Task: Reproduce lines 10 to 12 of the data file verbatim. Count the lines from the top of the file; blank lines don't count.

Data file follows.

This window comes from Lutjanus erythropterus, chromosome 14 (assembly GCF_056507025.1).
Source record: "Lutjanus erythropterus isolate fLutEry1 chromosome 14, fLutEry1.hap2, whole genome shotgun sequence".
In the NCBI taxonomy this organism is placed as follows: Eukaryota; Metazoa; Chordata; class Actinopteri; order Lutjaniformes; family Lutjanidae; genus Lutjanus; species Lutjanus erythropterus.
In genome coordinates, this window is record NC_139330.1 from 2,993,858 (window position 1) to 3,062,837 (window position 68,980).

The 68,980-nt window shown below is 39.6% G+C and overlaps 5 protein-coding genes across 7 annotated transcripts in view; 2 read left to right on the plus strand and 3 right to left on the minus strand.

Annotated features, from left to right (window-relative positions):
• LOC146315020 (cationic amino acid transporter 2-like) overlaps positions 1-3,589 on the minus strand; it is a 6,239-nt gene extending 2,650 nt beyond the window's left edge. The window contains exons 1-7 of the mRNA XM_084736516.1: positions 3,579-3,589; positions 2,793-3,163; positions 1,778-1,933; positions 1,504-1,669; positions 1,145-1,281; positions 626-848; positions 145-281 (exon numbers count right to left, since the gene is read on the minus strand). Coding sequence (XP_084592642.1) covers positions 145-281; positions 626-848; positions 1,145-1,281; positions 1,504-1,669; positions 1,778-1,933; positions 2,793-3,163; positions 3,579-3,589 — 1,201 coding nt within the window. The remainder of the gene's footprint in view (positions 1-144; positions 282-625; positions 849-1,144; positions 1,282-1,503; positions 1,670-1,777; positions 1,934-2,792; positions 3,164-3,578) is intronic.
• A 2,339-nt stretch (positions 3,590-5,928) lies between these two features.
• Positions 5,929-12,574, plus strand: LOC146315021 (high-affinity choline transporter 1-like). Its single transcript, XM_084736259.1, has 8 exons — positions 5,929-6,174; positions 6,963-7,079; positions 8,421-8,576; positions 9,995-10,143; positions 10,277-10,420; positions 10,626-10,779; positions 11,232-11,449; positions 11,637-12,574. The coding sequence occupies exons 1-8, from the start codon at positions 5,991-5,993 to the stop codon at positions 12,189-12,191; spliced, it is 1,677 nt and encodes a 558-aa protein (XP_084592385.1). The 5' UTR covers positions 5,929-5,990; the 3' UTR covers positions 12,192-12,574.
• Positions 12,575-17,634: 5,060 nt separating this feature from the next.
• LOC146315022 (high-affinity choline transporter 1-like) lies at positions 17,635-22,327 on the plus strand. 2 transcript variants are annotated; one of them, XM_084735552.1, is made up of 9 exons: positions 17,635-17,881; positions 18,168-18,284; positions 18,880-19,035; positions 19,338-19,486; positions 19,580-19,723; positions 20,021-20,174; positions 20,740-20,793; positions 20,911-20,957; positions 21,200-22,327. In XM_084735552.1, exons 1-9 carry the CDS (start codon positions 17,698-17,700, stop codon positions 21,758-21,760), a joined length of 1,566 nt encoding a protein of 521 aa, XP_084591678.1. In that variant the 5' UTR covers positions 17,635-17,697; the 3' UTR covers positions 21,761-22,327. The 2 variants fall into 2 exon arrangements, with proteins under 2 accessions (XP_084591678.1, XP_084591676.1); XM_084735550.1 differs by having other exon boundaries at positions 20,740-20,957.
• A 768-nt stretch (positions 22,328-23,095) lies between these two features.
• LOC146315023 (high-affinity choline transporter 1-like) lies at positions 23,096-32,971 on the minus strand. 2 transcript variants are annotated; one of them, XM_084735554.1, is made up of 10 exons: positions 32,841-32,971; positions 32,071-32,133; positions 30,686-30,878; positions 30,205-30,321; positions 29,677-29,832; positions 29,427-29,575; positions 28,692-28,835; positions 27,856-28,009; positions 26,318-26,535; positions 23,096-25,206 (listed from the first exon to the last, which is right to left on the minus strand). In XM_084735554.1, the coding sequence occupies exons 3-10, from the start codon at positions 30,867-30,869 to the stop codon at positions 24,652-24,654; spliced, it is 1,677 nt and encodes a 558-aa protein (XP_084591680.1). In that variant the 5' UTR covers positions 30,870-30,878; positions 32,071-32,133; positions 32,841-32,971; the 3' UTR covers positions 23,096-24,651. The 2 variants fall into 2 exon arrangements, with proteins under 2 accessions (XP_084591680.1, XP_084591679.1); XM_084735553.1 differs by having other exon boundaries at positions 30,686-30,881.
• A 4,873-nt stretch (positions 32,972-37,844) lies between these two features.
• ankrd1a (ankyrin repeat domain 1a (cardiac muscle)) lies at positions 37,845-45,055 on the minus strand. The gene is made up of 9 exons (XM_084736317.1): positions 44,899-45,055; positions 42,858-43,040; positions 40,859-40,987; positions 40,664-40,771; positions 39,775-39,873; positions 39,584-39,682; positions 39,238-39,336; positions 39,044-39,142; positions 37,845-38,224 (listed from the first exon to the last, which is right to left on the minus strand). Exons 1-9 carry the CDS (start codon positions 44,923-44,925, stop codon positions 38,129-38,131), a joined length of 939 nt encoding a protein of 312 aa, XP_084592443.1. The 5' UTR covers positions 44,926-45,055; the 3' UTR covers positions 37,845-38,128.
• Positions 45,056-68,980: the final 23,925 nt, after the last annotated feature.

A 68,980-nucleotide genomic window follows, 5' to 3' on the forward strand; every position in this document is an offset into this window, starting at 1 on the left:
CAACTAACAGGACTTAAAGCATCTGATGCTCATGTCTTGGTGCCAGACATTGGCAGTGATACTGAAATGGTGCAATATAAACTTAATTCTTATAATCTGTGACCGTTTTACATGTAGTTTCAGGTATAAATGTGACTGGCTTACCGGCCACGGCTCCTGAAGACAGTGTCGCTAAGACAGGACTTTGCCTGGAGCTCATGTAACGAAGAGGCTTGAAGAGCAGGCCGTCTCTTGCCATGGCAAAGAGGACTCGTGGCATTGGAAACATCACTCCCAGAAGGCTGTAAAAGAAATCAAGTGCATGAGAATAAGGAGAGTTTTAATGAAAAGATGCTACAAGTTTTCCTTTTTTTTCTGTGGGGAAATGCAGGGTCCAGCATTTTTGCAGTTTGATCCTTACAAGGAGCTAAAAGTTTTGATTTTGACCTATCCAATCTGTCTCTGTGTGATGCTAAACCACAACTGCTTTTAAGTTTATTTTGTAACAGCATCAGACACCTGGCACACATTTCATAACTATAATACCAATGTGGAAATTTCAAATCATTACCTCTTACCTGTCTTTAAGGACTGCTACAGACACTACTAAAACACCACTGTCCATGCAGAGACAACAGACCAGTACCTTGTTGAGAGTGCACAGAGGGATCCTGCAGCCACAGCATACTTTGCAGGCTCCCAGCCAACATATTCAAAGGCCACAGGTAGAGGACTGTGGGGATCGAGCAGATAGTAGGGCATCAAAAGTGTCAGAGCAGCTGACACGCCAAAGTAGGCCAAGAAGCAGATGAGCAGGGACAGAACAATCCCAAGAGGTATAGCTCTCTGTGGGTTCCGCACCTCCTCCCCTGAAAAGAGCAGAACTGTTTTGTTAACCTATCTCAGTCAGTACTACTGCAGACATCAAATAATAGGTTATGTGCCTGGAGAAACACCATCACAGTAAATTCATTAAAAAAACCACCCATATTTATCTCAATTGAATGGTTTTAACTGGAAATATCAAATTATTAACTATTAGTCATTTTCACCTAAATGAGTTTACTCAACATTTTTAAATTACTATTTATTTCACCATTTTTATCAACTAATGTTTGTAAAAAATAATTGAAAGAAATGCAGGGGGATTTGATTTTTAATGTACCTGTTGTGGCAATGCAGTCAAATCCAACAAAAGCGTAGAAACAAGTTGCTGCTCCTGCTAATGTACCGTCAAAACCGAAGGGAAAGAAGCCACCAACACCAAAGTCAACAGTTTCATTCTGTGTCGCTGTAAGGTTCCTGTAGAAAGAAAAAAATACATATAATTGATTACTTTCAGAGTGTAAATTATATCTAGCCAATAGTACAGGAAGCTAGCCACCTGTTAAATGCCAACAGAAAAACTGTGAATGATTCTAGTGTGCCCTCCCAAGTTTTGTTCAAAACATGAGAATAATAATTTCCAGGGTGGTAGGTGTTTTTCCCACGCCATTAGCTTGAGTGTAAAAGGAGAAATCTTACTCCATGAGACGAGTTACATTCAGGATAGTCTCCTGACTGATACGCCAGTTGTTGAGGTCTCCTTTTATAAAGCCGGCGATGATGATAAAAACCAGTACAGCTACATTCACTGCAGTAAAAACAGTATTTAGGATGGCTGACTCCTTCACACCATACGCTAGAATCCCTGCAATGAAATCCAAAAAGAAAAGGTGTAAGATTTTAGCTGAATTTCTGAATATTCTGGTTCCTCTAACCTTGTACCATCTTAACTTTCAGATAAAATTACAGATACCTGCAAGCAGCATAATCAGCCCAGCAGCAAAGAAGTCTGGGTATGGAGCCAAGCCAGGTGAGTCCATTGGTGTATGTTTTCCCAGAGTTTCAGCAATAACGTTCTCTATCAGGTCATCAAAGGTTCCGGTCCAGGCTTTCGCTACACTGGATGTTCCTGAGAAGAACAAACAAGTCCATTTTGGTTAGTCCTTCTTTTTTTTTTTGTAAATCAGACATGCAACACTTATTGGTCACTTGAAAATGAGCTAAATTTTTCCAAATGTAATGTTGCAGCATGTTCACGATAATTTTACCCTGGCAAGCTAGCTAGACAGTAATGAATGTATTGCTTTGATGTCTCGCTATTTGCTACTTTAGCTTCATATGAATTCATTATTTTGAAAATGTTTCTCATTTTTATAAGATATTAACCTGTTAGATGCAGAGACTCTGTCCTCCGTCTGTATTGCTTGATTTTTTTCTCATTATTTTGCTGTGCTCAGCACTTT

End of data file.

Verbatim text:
• Positions 12,575-17,634: 5,060 nt separating this feature from the next.
• LOC146315022 (high-affinity choline transporter 1-like) lies at positions 17,635-22,327 on the plus strand. 2 transcript variants are annotated; one of them, XM_084735552.1, is made up of 9 exons: positions 17,635-17,881; positions 18,168-18,284; positions 18,880-19,035; positions 19,338-19,486; positions 19,580-19,723; positions 20,021-20,174; positions 20,740-20,793; positions 20,911-20,957; positions 21,200-22,327. In XM_084735552.1, exons 1-9 carry the CDS (start codon positions 17,698-17,700, stop codon positions 21,758-21,760), a joined length of 1,566 nt encoding a protein of 521 aa, XP_084591678.1. In that variant the 5' UTR covers positions 17,635-17,697; the 3' UTR covers positions 21,761-22,327. The 2 variants fall into 2 exon arrangements, with proteins under 2 accessions (XP_084591678.1, XP_084591676.1); XM_084735550.1 differs by having other exon boundaries at positions 20,740-20,957.
• A 768-nt stretch (positions 22,328-23,095) lies between these two features.